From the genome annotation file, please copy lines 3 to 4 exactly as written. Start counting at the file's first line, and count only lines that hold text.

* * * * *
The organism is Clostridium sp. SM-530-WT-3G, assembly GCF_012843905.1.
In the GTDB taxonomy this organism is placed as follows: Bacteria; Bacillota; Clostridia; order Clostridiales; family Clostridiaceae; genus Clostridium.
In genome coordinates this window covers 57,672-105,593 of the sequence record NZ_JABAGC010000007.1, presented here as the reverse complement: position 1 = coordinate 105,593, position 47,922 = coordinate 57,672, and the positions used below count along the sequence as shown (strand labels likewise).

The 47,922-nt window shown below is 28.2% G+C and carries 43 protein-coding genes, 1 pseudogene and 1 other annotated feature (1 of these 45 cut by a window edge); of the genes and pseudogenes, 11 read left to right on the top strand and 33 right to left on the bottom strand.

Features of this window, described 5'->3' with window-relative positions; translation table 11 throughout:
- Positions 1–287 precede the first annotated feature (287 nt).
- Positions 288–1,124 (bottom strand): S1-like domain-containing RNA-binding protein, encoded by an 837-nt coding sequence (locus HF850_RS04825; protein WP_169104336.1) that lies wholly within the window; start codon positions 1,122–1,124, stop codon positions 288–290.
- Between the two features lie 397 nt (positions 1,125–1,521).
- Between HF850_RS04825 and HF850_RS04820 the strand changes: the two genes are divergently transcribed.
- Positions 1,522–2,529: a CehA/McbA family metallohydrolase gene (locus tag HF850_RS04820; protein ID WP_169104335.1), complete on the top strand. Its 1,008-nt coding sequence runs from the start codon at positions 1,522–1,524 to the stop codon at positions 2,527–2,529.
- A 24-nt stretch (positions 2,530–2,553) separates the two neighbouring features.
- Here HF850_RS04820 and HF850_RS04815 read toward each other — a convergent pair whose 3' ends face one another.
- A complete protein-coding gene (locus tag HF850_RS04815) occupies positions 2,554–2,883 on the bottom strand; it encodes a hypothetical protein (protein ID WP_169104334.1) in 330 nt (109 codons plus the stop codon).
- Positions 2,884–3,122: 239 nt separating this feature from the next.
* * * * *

In genome coordinates this window covers 57,672-105,593 of the sequence record NZ_JABAGC010000007.1, presented here as the reverse complement: position 1 = coordinate 105,593, position 47,922 = coordinate 57,672, and the positions used below count along the sequence as shown (strand labels likewise).

The 47,922-nt window shown below is 28.2% G+C and carries 43 protein-coding genes, 1 pseudogene and 1 other annotated feature (1 of these 45 cut by a window edge); of the genes and pseudogenes, 11 read left to right on the top strand and 33 right to left on the bottom strand.